Rangemaster's history traces back almost two hundred years, the following text is from the Rangemaster website:
"The Rangemaster story begins in 1777 (when the United States of America had only been independent of Great Britain for one year) with the enterprising John Flavel. He started a foundry specialising first in "vapour baths" inspired by the spas of Leamington; then moving into cooking appliances.
In 1803 the operation first moved to Leamington Spa where generations of the Flavel family were to become civic leaders in the town and the factory became a major local employer.
The mighty Eagle Foundry was then built in 1833. On what is now the press shop area of the current Leamington site. In 1859 it was described as "the largest manufactory of it's kind in the world". The new foundry enabled John's son, William, to expand and develop his epoch-making 1830 invention, the 'Kitchener' range cooker.
Manufactured in cast iron and heated by solid fuel, the 'Kitchener' could be used to boil, roast, bake and warm, all from the same heat source. It was hailed as one of the greatest domestic institutions of the 19th Century.
Rangemaster KitchenerThe Kitchener A contemporary advertisement at the time described it as: "the most ready means of performing in the best manner, either separately or at the same time, all the operations of cooking with only one fire, and that an open one, which may be of any size to suit the kitchen of the smallest cottage, or the largest mansion or hotel.... its arrangement is so simple, in every department of the culinary process, that servants cannot easily disorder or mismanage it."
Its status was unquestioned from Queen Victoria to Edward VII, the King of Italy and the Emperor of Germany - all had "Kitchener" stove. And for all the lords and ladies of the land, it was not just a status symbol but part of the way of life as Aga was later to become.
In 1851, Sidney Flavel exhibited the "Kitchener" at the Great Exhibition held at Crystal Palace. The exhibition was attended by some 19,000 companies and it demonstrated the supremacy of British manufacturing at that time. Only 17 gold prize medals with special approbations were awarded and one such medal went to the "Kitchener".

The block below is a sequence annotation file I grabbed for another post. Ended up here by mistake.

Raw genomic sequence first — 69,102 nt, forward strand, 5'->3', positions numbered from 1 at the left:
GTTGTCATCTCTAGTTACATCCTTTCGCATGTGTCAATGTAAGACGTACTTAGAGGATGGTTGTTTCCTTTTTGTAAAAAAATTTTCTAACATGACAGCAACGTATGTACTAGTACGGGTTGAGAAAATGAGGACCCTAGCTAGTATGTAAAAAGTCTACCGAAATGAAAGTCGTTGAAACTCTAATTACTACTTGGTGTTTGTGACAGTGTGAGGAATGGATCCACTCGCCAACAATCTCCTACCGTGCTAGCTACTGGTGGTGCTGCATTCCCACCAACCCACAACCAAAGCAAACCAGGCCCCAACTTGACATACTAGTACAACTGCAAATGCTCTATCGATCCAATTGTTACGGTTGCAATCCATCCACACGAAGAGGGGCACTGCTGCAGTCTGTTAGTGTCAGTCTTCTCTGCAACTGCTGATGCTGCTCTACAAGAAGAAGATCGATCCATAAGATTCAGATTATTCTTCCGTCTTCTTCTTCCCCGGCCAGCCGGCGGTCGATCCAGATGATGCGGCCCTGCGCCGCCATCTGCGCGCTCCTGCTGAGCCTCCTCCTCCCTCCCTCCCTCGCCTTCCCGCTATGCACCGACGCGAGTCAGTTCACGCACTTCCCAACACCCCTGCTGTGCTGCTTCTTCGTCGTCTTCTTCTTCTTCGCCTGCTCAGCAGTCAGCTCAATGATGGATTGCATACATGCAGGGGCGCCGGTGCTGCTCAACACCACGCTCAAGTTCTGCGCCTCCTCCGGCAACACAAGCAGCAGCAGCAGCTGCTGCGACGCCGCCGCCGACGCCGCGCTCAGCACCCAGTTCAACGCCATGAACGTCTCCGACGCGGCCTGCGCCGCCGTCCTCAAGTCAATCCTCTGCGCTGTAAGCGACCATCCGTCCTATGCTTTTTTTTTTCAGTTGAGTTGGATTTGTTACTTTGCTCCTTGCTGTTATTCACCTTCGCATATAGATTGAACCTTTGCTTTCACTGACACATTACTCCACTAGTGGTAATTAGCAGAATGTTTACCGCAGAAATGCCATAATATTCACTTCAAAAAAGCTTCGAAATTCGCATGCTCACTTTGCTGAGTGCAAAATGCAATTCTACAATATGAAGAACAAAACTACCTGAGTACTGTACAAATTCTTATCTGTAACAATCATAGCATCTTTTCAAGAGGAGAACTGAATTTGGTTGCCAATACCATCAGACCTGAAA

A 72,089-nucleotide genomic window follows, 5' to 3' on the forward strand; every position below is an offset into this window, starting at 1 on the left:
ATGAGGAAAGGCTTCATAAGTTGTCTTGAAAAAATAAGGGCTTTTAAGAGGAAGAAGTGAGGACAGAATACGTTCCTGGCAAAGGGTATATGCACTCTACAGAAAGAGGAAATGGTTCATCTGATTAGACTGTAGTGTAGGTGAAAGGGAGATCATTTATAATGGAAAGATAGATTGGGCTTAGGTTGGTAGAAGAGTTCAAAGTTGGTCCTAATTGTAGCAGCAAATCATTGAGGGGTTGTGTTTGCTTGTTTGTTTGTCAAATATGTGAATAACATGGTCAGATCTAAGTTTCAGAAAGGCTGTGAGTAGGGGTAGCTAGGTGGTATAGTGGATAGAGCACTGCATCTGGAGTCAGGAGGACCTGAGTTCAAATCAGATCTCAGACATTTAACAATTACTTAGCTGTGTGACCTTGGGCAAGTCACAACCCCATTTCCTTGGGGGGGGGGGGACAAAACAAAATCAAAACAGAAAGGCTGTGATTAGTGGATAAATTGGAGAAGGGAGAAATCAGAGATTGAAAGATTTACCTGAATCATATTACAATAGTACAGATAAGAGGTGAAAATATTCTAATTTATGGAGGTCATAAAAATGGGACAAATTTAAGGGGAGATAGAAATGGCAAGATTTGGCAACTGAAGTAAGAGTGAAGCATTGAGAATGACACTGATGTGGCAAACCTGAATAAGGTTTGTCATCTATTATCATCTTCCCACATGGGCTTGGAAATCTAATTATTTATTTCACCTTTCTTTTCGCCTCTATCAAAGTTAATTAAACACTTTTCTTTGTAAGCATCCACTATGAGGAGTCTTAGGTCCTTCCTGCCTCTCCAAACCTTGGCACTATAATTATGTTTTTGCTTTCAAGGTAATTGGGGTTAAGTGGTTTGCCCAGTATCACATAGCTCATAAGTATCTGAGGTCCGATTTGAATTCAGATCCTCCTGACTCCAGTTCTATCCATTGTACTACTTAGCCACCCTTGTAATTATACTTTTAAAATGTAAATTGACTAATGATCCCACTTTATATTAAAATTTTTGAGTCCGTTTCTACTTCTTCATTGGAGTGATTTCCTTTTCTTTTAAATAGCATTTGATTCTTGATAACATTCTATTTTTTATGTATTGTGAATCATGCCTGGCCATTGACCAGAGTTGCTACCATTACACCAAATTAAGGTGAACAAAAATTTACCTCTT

The "Kitchener" was shown to Her Majesty Queen Victoria, who visited the exhibition with her aunt, the Duchess of Gloucester. The Duchess ordered a "Kitchener" for Kensington Palace.
Between 1851 and 1905 the "Kitchener" won many more awards and gold medals throughout the world. As the Victorian era wore on, the "Kitchener" went from strength to strength.
Production LineFollowing the First World War, developments in gas and electricity paved the way for the next generation of cookers. Much of the historic cast iron technology was adopted by Rangemaster's sister company Aga, passing to Alastair Darby's foundry at Coalbrookedale, where Aga and Rayburns have been made since 1946.
Sidney Flavel remained at the forefront in cooker styling and technology. The tradition of Sidney Flavel for innovation remained. Many of the developments of modern day domestic cooker technology have their origins in the development laboratories of Royal Leamington Spa. For instance, we were the first to offer colour shaded cookers, the first dual fuel cooker and the fold away grill all came from the laboratories at Leamington.
It was, however, in 1995 that an initiative was made which has created today's Rangemaster. We lo oked to our style roots and the comfortable, English country lifestyle and moved away from mass production launching the double oven cooker, the Rangemaster 110. A chord was struck immediately with our customers and a whole new market segment was created.